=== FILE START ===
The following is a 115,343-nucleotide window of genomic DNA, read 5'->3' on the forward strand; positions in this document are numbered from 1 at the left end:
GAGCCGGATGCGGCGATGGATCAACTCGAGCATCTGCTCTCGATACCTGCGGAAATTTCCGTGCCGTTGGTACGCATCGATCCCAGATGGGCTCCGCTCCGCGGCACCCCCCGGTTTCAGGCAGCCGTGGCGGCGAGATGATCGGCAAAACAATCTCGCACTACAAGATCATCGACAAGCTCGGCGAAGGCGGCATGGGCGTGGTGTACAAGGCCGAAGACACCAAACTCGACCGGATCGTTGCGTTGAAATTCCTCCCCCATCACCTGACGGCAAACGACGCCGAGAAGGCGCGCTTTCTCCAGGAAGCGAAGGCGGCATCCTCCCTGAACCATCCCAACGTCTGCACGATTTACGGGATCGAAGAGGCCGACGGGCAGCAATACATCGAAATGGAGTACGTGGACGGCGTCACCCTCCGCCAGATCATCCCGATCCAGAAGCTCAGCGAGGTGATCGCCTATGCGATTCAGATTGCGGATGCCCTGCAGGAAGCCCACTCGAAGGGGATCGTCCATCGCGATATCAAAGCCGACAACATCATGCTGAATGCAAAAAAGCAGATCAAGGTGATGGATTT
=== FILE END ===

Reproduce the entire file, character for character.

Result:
The following is a 115,343-nucleotide window of genomic DNA, read 5'->3' on the forward strand; positions in this document are numbered from 1 at the left end:
GAGCCGGATGCGGCGATGGATCAACTCGAGCATCTGCTCTCGATACCTGCGGAAATTTCCGTGCCGTTGGTACGCATCGATCCCAGATGGGCTCCGCTCCGCGGCACCCCCCGGTTTCAGGCAGCCGTGGCGGCGAGATGATCGGCAAAACAATCTCGCACTACAAGATCATCGACAAGCTCGGCGAAGGCGGCATGGGCGTGGTGTACAAGGCCGAAGACACCAAACTCGACCGGATCGTTGCGTTGAAATTCCTCCCCCATCACCTGACGGCAAACGACGCCGAGAAGGCGCGCTTTCTCCAGGAAGCGAAGGCGGCATCCTCCCTGAACCATCCCAACGTCTGCACGATTTACGGGATCGAAGAGGCCGACGGGCAGCAATACATCGAAATGGAGTACGTGGACGGCGTCACCCTCCGCCAGATCATCCCGATCCAGAAGCTCAGCGAGGTGATCGCCTATGCGATTCAGATTGCGGATGCCCTGCAGGAAGCCCACTCGAAGGGGATCGTCCATCGCGATATCAAAGCCGACAACATCATGCTGAATGCAAAAAAGCAGATCAAGGTGATGGATTT